Format

Send to

Choose Destination
Front Endocrinol (Lausanne). 2011 Dec 2;2:90. doi: 10.3389/fendo.2011.00090. eCollection 2011.

The Neurosteroid Progesterone Underlies Estrogen Positive Feedback of the LH Surge.

Author information

1
Laboratory of Neuroendocrinology, Department of Neurobiology, David Geffen School of Medicine, Brain Research Institute, University of California Los Angeles, CA, USA.

Abstract

Our understanding the steroid regulation of neural function has rapidly evolved in the past decades. Not long ago the prevailing thoughts were that peripheral steroid hormones carried information to the brain which passively responded to these steroids. These steroid actions were slow, taking hours to days to be realized because they regulated gene expression. Over the past three decades, discoveries of new steroid receptors, rapid membrane-initiated signaling mechanisms, and de novo neurosteroidogenesis have shed new light on the complexity of steroids actions within the nervous system. Sexual differentiation of the brain during development occurs predominately through timed steroid-mediated expression of proteins and long term epigenetic modifications. In contrast across the estrous cycle, estradiol release from developing ovarian follicles initially increases slowly and then at proestrus increases rapidly. This pattern of estradiol release acts through both classical genomic mechanisms and rapid membrane-initiated signaling in the brain to coordinate reproductive behavior and physiology. This review focuses on recently discovered estrogen receptor-α membrane signaling mechanisms that estradiol utilizes during estrogen positive feedback to stimulate de novo progesterone synthesis within the hypothalamus to trigger the luteinizing hormone (LH) surge important for ovulation and estrous cyclicity. The activation of these signaling pathways appears to be coordinated by the rising and waning of estradiol throughout the estrous cycle and integral to the negative and positive feedback mechanisms of estradiol. This differential responsiveness is part of the timing mechanism triggering the LH surge.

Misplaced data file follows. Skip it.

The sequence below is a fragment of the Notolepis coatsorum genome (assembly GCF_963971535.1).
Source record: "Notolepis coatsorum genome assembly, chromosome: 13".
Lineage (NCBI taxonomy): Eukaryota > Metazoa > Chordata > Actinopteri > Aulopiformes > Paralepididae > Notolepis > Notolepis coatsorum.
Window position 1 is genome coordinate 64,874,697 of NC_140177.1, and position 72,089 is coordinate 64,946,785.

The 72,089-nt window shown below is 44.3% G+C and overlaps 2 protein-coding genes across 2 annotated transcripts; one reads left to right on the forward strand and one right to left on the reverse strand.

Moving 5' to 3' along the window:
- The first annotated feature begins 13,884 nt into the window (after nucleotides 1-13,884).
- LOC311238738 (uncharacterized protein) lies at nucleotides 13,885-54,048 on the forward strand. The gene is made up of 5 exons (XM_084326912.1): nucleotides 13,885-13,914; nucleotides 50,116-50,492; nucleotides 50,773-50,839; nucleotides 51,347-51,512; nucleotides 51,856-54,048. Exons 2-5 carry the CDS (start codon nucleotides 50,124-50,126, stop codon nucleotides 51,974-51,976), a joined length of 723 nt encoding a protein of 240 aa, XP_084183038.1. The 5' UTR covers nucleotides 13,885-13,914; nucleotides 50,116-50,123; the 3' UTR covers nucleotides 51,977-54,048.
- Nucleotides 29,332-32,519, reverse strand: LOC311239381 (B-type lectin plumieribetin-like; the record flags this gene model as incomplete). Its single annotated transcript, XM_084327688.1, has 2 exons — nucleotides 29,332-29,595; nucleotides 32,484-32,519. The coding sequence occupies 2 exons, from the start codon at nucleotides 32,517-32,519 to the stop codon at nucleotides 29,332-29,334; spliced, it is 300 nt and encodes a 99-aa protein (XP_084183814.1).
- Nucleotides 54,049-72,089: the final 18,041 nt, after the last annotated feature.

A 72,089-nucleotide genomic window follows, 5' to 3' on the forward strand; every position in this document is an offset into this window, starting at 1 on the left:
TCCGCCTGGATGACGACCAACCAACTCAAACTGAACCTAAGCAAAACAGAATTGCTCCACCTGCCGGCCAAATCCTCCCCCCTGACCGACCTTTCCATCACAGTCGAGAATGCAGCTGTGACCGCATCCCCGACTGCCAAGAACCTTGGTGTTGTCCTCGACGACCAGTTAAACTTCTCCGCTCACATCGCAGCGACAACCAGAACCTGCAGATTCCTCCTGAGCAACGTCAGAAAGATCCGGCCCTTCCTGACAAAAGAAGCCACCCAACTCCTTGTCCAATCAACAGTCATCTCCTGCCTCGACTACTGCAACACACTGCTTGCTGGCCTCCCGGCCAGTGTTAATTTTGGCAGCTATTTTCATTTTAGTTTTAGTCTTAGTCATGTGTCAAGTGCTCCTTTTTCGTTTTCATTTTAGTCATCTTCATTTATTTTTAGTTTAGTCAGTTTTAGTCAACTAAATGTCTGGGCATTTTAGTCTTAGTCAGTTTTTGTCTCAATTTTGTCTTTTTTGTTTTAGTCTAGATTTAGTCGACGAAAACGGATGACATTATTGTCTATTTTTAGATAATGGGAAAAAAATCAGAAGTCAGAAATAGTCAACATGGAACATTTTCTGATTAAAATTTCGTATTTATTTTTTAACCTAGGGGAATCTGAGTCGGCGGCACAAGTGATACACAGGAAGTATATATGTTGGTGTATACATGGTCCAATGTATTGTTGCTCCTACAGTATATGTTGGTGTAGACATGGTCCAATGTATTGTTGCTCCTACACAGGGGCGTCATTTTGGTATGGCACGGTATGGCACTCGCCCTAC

KEYWORDS:

ERαΔ4; estrogen receptor; membrane estradiol signaling; receptor trafficking

Supplemental Content

Full text links

Icon for Frontiers Media SA Icon for PubMed Central
Loading ...
Support Center